A few years ago, at a family gathering, I ran into a lovely Austrian lady, the wife of a distant relative, who had been present at my mother’s wedding to Saifi. One reason she remembered the wedding so clearly was the panic and confusion caused by the mysterious disappearance of the bride’s birth certificate. (In Iran, marriages and children are recorded on birth certificates.) She told me, with the twinkle of a smile, that it was later discovered that the bride was a few years older than the groom. Mother’s most recent birth certificate makes no mention of her first marriage. According to this document, which replaced the one she claimed to have lost, she was born in 1920. But she maintained that she was really born in 1924 and that her father had added four years to her age because he wanted to send her to school early. My father told us that my mother had actually subtracted four years from her real age when she picked up the new birth certificate, which she needed so that she could apply for a driver’s license. When the facts did not suit her, my mother would go to great lengths to refashion them altogether.

Some facts are on record. Her father-in-law, Saham Soltan Bayat, was a wealthy landowner who had seen one royal dynasty, the Qajars (1794–1925), replaced by another, the Pahlavis (1925–79). He managed to survive, even thrive, through the change in power. Mother sometimes boasted that she was related to Saifi on her mother’s side and that they were both descendants of Qajar kings. During the fifties and sixties when I was growing up, being related to the Qajars, who, according to the official history books, represented the old absolutist system, was no feather in anyone’s cap. My father would remind us mischievously that all Iranians were in one way or another related to the Qajars. In fact, he would say, those who could not find any connections to the Qajars were the truly privileged. The Qajars had reigned over the country for 131 years, and had numerous wives and offspring. Like the kings that came before them, they seemed to have picked their wives from all ranks and classes, possessing whoever caught their fancy: princesses, gardeners’ daughters, poor village girls, all were part of their collection. One Qajar king, Fath Ali Shah (1771–1834), is said to have had 160 wives. Being of a judicious mind-?set, Father would usually add that of course that was only part of the story, and since history is written by the victors, especially in our country, we should take all that is said about the Qajars with a grain of salt—after all, it was during their reign that Iran started to modernize. They had lost, so anything could be said of them. Even as a child I sensed that Mother brought up this connection to the Qajars more to slight her present life with Father than to boast about the past. Her snobbism was arbitrary, and her prejudices were restricted to the rules and laws of her own personal kingdom.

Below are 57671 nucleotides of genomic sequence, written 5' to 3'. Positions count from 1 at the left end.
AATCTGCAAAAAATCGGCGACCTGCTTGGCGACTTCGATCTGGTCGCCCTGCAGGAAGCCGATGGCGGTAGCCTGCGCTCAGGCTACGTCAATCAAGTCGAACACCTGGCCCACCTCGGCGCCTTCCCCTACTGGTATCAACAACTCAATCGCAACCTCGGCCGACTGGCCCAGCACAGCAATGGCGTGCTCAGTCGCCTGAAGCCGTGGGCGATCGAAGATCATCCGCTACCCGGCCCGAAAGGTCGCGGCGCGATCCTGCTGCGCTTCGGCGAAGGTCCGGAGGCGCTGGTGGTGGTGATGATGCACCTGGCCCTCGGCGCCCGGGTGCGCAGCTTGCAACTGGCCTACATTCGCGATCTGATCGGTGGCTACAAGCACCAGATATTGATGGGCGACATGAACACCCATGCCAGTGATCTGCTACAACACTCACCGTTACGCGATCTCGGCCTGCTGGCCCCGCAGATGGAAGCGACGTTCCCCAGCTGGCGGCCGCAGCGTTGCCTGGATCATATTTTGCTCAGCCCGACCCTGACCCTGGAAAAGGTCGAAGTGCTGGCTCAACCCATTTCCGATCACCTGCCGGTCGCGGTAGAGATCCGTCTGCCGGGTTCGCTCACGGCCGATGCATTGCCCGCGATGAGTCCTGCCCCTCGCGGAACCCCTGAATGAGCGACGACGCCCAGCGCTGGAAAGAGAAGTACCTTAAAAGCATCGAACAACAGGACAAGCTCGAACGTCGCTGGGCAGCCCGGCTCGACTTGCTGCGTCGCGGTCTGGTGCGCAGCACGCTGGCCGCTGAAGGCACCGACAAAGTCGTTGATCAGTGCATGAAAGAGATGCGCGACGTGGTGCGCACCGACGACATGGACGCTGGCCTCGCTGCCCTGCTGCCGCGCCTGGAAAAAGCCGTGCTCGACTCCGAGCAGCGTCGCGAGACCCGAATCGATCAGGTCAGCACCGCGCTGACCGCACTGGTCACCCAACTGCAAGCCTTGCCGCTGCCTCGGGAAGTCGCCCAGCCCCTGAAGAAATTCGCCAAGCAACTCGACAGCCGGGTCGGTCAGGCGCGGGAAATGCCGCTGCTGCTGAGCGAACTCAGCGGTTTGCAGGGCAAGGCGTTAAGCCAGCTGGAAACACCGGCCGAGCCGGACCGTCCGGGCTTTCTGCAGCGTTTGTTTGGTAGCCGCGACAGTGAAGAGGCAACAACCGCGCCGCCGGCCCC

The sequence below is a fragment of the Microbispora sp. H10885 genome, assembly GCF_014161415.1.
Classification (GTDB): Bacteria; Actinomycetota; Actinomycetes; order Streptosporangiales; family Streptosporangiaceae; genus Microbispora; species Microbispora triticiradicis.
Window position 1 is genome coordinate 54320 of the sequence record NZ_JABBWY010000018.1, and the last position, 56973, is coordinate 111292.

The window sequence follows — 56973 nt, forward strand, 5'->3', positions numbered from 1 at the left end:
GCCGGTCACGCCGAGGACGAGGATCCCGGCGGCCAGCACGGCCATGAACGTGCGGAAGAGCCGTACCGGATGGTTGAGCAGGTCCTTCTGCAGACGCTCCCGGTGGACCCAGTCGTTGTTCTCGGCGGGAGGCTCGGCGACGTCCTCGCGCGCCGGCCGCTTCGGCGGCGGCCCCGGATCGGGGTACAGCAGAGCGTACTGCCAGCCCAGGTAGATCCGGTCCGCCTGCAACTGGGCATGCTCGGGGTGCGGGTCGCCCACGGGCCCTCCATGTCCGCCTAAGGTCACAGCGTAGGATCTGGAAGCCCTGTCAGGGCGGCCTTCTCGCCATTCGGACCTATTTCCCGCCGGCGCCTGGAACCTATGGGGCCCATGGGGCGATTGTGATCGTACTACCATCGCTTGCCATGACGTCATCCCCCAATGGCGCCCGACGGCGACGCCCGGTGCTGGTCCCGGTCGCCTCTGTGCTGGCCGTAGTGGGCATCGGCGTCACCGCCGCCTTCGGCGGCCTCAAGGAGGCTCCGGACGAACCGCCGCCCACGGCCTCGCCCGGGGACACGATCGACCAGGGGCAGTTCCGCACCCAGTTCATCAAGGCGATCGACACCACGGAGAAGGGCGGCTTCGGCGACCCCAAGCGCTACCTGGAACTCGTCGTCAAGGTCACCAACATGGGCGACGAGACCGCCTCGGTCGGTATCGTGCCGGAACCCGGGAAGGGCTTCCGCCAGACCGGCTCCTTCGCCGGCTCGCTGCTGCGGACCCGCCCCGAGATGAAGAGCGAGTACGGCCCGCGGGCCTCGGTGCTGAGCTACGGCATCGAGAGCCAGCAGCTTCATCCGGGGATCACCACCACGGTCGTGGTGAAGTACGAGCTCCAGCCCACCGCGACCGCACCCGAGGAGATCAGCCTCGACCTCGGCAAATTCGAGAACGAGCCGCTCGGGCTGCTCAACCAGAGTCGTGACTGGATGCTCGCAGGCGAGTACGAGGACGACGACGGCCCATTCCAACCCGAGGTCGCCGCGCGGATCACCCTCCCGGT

Saham Soltan, mother’s father-in-law, appears in various history books and political memoirs—one line here, a paragraph there—once as deputy and vice president of Parliament, twice as minister of finance in the early 1940s, and as prime minister for a few months, from November 1944 to April 1945—during the time my mother claims to have been married to Saifi. Despite the fact that Iran had declared neutrality in World War II, Reza Shah Pahlavi had made the mistake of sympathizing with the Germans. The Allies, the British and the Soviets in particular, who had an eye on the geopolitical gains, occupied Iran in 1941, forced Reza Shah to abdicate, exiled him to Johannesburg, and replaced him with his young and more malleable son, Mohammad Reza. The Second World War triggered such upheaval in Iran that between 1943 and 1944 four prime ministers and seven ministers of finance were elected.

Mother knew little and seemed to care less about what kind of prime minister her father-?in-?law had been. What was important was that he played the fairy godfather to her degraded present. This is how so many public figures entered my life, not through history books but through my parents’ stories.

How glamorous mother’s life with Saifi really was is open to debate. They lived at Saham Soltan’s house, in the chink of time between the death of his first wife and his marriage to a much younger and, according to my mother, quite detestable woman. In the absence of a lady of the house, my mother did the honors. “Everybody’s eyes were on me that first night,” she would tell us, describing in elaborate detail the dress she had worn and the impact of her flawless French. As a child I would picture her coming down the stairs in her red chiffon dress, her black eyes shining, her hair immaculately done.